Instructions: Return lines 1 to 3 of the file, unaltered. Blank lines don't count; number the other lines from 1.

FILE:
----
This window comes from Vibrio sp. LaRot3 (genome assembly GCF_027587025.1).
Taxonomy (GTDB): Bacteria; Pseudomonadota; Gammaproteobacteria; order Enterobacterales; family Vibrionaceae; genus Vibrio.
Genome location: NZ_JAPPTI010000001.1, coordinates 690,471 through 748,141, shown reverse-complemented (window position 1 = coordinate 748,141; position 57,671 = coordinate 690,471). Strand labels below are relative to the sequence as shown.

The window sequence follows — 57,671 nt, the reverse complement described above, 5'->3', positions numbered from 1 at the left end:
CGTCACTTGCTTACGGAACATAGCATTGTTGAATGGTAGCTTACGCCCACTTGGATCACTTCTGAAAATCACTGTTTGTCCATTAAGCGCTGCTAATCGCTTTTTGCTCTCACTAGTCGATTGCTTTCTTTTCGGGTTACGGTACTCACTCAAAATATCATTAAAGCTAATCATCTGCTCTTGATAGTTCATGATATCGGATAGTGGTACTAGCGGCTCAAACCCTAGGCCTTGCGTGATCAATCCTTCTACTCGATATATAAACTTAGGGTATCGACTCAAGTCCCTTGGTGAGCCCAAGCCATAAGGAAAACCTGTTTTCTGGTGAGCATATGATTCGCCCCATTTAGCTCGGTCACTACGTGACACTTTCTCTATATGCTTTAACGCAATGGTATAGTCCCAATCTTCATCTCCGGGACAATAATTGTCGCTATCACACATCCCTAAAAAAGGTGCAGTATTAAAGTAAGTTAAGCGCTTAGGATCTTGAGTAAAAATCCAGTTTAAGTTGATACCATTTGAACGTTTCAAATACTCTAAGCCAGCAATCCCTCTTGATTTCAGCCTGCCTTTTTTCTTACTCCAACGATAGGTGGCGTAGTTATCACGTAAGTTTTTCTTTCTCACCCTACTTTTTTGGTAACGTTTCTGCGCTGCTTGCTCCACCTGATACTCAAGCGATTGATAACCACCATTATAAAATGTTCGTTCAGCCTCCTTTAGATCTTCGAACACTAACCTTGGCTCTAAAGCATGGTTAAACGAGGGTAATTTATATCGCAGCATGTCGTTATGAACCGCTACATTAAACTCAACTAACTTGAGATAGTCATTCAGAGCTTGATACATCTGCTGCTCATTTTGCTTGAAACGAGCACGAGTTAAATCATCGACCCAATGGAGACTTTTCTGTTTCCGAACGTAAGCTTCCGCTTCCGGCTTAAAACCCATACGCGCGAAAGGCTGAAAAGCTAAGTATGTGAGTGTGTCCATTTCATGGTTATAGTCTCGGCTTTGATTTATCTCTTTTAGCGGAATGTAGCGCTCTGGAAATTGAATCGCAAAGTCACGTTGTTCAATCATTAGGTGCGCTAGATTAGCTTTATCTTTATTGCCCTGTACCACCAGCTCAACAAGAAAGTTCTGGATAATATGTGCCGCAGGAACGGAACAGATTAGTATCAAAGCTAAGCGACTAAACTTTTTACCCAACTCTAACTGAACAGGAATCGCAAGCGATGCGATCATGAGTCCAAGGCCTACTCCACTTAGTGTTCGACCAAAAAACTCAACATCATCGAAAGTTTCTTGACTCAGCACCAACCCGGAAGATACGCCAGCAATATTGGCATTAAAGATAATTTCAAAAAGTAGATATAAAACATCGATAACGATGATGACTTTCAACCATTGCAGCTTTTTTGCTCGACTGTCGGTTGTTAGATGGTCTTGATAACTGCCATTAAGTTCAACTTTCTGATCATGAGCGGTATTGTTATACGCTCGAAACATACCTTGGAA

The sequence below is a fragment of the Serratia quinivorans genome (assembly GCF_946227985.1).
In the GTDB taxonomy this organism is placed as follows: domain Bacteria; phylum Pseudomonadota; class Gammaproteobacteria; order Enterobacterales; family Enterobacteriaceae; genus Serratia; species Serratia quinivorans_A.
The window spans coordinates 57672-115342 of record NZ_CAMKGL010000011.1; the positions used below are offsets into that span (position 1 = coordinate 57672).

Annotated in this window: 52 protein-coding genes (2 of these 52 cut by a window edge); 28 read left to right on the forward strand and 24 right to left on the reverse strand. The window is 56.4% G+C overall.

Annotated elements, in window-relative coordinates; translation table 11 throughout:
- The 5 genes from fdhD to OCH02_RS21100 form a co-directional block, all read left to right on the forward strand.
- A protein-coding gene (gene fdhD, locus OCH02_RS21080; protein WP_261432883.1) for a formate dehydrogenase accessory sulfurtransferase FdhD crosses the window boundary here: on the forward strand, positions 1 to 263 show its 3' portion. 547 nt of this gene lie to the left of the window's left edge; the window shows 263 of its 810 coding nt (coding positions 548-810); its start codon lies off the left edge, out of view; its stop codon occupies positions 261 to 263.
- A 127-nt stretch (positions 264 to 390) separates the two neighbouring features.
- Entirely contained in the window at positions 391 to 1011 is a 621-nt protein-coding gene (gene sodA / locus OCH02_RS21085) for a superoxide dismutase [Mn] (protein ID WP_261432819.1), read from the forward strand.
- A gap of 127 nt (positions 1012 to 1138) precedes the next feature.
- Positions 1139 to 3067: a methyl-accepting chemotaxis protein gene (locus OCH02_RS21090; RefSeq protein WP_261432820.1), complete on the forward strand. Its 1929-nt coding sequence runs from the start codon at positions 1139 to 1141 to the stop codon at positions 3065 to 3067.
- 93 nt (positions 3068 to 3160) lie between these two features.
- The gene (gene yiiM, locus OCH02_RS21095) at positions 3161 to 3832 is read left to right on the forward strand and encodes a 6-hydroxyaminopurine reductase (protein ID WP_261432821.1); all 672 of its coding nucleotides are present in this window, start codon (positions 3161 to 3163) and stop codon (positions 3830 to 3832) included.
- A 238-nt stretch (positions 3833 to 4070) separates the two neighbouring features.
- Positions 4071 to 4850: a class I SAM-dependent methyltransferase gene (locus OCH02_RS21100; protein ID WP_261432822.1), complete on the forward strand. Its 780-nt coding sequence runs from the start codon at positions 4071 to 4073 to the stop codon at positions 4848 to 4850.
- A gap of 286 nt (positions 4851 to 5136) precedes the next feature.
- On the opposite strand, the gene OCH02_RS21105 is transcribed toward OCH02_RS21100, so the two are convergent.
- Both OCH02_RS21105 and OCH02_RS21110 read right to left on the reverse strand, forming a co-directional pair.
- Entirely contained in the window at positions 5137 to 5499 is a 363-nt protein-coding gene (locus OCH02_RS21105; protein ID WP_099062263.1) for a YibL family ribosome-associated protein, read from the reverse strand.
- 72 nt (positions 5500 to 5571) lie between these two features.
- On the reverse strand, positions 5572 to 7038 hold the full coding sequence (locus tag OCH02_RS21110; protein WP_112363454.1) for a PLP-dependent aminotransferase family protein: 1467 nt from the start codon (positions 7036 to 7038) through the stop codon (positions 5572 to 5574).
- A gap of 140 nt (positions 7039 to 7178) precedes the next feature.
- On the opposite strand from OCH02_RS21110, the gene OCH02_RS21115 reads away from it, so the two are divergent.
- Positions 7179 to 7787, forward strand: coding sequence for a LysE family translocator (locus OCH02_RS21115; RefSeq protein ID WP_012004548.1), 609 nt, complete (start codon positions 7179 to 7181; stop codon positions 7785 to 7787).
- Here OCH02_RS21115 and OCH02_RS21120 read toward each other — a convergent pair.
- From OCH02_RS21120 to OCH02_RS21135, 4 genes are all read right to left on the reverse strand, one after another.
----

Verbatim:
This window comes from Vibrio sp. LaRot3 (genome assembly GCF_027587025.1).
Taxonomy (GTDB): Bacteria; Pseudomonadota; Gammaproteobacteria; order Enterobacterales; family Vibrionaceae; genus Vibrio.
Genome location: NZ_JAPPTI010000001.1, coordinates 690,471 through 748,141, shown reverse-complemented (window position 1 = coordinate 748,141; position 57,671 = coordinate 690,471). Strand labels below are relative to the sequence as shown.